24 Feb 2023
 | 24 Feb 2023
Status: this preprint is open for discussion.

Climate model Selection by Independence, Performance, and Spread (ClimSIPS) for regional applications

Anna Louise Merrifield, Lukas Brunner, Ruth Lorenz, Vincent Humphrey, and Reto Knutti

Abstract. As the number of models in Coupled Model Intercomparison Project (CMIP) archives increase from generation to generation, there is a pressing need for guidance on how to interpret and best use the abundance of newly available climate information. CMIP6 users seeking to draw conclusions about model agreement must contend with an "ensemble of opportunity" containing similar models that appear under different names. Those who used CMIP5 as a basis for downstream applications must filter through hundreds of new CMIP6 simulations to find several best suited to their region, season, and climate horizon of interest. Here we present methods to address both issues, model dependence and model subselection, to help users previously anchored in CMIP5 to navigate CMIP6. In Part I, we refine a definition of model dependence based on climate output, initially employed in Climate model Weighting by Independence and Performance (ClimWIP), to designate discrete model families within CMIP5/6. We show that the increased presence of model families in CMIP6 bolsters the upper mode of the ensemble's bimodal effective Equilibrium Climate Sensitivity (ECS) distribution. Accounting for the mismatch in representation between model families and individual model runs shifts the CMIP6 ECS median and 75th percentile down by 0.43 °C, achieving better alignment with CMIP5's ECS distribution.

In Part II, we present a new, cost-function minimization-based approach to model subselection, Climate model Selection by Independence, Performance, and Spread (ClimSIPS), that selects sets of CMIP models based on the relative importance a user ascribes to model independence (as defined in Part I), model performance, and ensemble spread in projected climate outcome. We demonstrate ClimSIPS by selecting sets of three to five models from CMIP5/6 for European applications, evaluating the performance from the agreement with the observed mean climate, and the spread in outcome from the projected midcentury change in surface air temperature and precipitation. To accommodate different use cases, we explore two ways to represent models with multiple members in ClimSIPS, first, by ensemble mean and second, by an individual ensemble member that maximizes midcentury change diversity within CMIP overall. Because different combinations of models are selected by the cost function for different balances of independence, performance, and spread priority, we present all selected subsets in ternary contour "subselection triangles" and guide users with recommendations based on further qualitative independence, performance, and spread standards. In CMIP6, we find that recommended subsets are populated primarily by members of several model families defined in Part I due to an inverse relationship between performance and independence. In CMIP5, recommended subsets feature model combinations used in the European branch of the Coordinated Regional Downscaling Experiment (EURO-CORDEX), suggesting the independence, performance, and spread metrics used in ClimSIPS are appropriate for European applications in CMIP6 and beyond.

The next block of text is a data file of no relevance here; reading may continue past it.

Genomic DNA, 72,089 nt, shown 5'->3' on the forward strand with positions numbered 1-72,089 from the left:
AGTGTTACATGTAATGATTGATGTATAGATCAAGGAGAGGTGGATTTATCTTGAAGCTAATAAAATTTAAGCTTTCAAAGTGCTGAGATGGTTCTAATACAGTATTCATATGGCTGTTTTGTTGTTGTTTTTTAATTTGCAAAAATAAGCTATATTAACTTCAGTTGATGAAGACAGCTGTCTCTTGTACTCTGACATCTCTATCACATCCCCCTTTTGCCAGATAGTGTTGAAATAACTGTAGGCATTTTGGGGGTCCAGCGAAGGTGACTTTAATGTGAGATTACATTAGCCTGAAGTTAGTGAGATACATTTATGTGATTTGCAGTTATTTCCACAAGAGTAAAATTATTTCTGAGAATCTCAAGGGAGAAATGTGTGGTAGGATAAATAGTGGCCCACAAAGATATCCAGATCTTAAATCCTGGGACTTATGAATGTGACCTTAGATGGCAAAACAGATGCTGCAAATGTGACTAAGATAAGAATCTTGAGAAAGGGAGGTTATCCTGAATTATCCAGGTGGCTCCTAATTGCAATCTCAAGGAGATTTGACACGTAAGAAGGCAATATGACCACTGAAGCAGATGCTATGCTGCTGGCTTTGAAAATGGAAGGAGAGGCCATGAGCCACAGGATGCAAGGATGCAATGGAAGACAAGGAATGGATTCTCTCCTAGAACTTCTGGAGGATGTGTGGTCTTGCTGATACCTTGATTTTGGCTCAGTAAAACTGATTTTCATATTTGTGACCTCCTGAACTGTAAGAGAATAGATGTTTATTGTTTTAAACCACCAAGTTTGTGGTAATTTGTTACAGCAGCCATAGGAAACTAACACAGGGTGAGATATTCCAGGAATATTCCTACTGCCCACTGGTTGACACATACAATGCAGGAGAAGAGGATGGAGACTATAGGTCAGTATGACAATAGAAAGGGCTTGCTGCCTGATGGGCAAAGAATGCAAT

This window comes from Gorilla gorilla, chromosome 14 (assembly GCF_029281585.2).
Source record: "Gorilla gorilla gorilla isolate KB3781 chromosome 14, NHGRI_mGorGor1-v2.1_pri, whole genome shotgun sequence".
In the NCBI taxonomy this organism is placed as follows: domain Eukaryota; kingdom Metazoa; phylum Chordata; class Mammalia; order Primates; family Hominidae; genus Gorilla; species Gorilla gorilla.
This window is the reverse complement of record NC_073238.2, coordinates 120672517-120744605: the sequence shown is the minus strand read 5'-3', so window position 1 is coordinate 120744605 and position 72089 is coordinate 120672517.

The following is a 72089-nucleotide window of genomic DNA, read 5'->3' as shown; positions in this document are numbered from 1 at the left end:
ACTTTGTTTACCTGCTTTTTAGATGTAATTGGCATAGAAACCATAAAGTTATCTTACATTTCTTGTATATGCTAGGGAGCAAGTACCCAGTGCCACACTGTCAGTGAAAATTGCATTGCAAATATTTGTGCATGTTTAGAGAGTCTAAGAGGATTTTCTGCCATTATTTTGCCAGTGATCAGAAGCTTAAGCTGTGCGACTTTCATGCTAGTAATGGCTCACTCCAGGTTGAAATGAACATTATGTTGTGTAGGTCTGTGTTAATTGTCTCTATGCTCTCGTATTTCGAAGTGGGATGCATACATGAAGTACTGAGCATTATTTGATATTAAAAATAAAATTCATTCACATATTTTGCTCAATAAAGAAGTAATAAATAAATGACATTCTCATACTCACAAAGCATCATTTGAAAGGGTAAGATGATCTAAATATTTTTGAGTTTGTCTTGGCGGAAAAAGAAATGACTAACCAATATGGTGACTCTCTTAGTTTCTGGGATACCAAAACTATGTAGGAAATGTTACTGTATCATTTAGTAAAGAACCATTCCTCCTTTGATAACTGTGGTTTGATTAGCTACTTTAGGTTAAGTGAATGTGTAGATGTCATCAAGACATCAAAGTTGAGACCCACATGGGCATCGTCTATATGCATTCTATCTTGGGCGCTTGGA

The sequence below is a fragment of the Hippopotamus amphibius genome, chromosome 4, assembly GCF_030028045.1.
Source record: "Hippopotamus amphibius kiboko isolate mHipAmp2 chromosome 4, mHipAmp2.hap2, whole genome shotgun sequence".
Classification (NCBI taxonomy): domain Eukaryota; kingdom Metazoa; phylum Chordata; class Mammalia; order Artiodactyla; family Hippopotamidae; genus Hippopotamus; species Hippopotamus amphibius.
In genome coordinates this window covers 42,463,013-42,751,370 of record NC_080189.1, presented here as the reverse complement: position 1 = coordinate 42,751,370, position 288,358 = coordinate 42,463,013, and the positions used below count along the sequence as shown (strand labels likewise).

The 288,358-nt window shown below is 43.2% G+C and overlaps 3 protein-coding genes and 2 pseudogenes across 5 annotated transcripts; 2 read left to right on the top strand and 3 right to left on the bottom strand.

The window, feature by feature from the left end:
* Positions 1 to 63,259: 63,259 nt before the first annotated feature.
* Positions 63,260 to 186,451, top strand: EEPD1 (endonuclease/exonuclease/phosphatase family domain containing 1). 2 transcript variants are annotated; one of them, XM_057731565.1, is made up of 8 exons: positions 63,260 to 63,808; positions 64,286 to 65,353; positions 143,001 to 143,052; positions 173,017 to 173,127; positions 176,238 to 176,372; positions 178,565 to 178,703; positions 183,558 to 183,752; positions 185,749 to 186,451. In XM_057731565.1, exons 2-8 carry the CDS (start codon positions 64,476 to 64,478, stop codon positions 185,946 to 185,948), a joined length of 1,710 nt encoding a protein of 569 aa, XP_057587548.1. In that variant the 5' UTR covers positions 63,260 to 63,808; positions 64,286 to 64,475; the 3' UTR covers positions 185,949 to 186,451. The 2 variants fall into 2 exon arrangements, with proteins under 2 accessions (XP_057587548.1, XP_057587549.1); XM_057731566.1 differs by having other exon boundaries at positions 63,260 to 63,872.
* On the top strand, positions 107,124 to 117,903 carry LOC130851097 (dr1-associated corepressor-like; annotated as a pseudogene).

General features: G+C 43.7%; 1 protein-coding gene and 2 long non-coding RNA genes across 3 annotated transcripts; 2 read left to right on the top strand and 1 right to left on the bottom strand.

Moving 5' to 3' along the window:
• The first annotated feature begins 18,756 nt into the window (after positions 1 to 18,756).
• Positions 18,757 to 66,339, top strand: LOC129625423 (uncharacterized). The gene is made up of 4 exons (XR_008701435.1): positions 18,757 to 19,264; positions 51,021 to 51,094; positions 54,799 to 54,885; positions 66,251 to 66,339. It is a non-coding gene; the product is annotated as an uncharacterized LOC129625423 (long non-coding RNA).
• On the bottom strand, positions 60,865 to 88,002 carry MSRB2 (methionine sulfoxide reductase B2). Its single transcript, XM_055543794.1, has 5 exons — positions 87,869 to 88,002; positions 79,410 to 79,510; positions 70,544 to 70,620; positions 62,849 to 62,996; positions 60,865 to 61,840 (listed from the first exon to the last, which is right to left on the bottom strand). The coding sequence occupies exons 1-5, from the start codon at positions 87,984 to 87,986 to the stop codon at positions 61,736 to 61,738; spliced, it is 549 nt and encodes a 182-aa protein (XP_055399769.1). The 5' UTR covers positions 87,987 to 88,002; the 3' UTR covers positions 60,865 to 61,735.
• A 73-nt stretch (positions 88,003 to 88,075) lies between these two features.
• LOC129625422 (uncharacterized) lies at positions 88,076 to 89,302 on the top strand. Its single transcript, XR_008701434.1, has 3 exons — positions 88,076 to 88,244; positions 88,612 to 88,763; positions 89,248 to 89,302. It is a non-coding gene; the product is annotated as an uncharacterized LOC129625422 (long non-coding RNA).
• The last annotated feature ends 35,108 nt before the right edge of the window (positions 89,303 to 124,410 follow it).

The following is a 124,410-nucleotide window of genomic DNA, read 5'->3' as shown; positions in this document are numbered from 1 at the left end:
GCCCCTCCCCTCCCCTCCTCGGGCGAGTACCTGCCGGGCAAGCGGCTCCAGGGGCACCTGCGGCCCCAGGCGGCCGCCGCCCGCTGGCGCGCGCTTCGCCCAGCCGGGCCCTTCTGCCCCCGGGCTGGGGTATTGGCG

Anna Louise Merrifield et al.

Status: open (until 21 Apr 2023)

Comment types: AC – author | RC – referee | CC – community | EC – editor | CEC – chief editor | : Report abuse

Anna Louise Merrifield et al.

Data sets

Predictors for ClimSIPS Anna Merrifield

Model code and software

CMIP_subselection (v1.0) Anna Merrifield and Mario Könz

ClimSIPS (v1.0.0) Anna Merrifield and Mario Könz

Anna Louise Merrifield et al.


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Short summary
Using all Coupled Model Intercomparison Project (CMIP) models is unfeasible for many applications. We provide a subselection protocol that balances user needs for model independence, performance, and spread capturing CMIP’s projection uncertainty simultaneously for the first time. We show how sets of 3–5 models selected for European applications map to user priorities. An audit of model independence and its influence on equilibrium climate sensitivity uncertainty in CMIP is also presented.